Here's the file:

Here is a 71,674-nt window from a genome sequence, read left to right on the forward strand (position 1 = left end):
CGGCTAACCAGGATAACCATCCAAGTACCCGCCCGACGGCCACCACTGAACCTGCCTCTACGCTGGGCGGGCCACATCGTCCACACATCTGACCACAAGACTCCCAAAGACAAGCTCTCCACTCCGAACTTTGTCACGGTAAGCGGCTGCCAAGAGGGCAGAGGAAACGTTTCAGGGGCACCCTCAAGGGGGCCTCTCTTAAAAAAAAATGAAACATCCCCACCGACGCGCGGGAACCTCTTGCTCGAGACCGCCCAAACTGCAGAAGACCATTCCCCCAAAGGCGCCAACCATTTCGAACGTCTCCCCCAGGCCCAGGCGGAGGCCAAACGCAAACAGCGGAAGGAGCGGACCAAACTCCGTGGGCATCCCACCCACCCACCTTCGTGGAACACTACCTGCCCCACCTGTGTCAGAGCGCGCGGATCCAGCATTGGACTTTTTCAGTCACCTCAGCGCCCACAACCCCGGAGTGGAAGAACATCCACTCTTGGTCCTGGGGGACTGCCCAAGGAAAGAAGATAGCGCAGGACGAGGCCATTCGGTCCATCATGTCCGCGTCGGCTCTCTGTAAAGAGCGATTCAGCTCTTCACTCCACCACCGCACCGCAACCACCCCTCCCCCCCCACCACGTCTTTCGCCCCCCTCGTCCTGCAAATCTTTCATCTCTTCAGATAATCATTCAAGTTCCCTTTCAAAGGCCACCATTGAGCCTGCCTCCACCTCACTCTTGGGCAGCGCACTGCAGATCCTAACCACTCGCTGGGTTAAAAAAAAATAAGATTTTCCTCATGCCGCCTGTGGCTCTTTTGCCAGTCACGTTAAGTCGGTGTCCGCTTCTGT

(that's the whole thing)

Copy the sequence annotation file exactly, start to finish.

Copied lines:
Here is a 71,674-nt window from a genome sequence, read left to right on the forward strand (position 1 = left end):
CGGCTAACCAGGATAACCATCCAAGTACCCGCCCGACGGCCACCACTGAACCTGCCTCTACGCTGGGCGGGCCACATCGTCCACACATCTGACCACAAGACTCCCAAAGACAAGCTCTCCACTCCGAACTTTGTCACGGTAAGCGGCTGCCAAGAGGGCAGAGGAAACGTTTCAGGGGCACCCTCAAGGGGGCCTCTCTTAAAAAAAAATGAAACATCCCCACCGACGCGCGGGAACCTCTTGCTCGAGACCGCCCAAACTGCAGAAGACCATTCCCCCAAAGGCGCCAACCATTTCGAACGTCTCCCCCAGGCCCAGGCGGAGGCCAAACGCAAACAGCGGAAGGAGCGGACCAAACTCCGTGGGCATCCCACCCACCCACCTTCGTGGAACACTACCTGCCCCACCTGTGTCAGAGCGCGCGGATCCAGCATTGGACTTTTTCAGTCACCTCAGCGCCCACAACCCCGGAGTGGAAGAACATCCACTCTTGGTCCTGGGGGACTGCCCAAGGAAAGAAGATAGCGCAGGACGAGGCCATTCGGTCCATCATGTCCGCGTCGGCTCTCTGTAAAGAGCGATTCAGCTCTTCACTCCACCACCGCACCGCAACCACCCCTCCCCCCCCACCACGTCTTTCGCCCCCCTCGTCCTGCAAATCTTTCATCTCTTCAGATAATCATTCAAGTTCCCTTTCAAAGGCCACCATTGAGCCTGCCTCCACCTCACTCTTGGGCAGCGCACTGCAGATCCTAACCACTCGCTGGGTTAAAAAAAAATAAGATTTTCCTCATGCCGCCTGTGGCTCTTTTGCCAGTCACGTTAAGTCGGTGTCCGCTTCTGT